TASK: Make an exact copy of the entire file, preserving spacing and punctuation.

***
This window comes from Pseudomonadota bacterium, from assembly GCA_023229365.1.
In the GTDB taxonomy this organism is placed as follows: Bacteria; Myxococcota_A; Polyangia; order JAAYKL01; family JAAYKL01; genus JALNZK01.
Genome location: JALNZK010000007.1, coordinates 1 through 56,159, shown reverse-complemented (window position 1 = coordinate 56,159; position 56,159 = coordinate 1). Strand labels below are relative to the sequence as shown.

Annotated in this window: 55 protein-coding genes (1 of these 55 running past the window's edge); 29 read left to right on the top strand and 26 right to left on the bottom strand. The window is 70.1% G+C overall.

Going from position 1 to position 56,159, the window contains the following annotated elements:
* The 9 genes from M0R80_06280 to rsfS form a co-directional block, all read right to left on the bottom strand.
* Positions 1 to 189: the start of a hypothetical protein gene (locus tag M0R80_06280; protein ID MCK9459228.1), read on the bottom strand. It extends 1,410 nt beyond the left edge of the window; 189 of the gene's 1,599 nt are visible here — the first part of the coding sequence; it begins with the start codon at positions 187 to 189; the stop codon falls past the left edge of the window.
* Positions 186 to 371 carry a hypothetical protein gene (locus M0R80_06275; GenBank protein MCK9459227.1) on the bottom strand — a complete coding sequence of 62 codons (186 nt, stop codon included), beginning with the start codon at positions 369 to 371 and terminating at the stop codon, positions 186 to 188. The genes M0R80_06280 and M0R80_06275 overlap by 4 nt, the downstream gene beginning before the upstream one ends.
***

This window comes from Pseudomonadota bacterium, from assembly GCA_023229365.1.
In the GTDB taxonomy this organism is placed as follows: Bacteria; Myxococcota_A; Polyangia; order JAAYKL01; family JAAYKL01; genus JALNZK01.
Genome location: JALNZK010000007.1, coordinates 1 through 56,159, shown reverse-complemented (window position 1 = coordinate 56,159; position 56,159 = coordinate 1). Strand labels below are relative to the sequence as shown.

Annotated in this window: 55 protein-coding genes (1 of these 55 running past the window's edge); 29 read left to right on the top strand and 26 right to left on the bottom strand. The window is 70.1% G+C overall.

Going from position 1 to position 56,159, the window contains the following annotated elements:
* The 9 genes from M0R80_06280 to rsfS form a co-directional block, all read right to left on the bottom strand.
* Positions 1 to 189: the start of a hypothetical protein gene (locus tag M0R80_06280; protein ID MCK9459228.1), read on the bottom strand. It extends 1,410 nt beyond the left edge of the window; 189 of the gene's 1,599 nt are visible here — the first part of the coding sequence; it begins with the start codon at positions 187 to 189; the stop codon falls past the left edge of the window.
* Positions 186 to 371 carry a hypothetical protein gene (locus M0R80_06275; GenBank protein MCK9459227.1) on the bottom strand — a complete coding sequence of 62 codons (186 nt, stop codon included), beginning with the start codon at positions 369 to 371 and terminating at the stop codon, positions 186 to 188. The genes M0R80_06280 and M0R80_06275 overlap by 4 nt, the downstream gene beginning before the upstream one ends.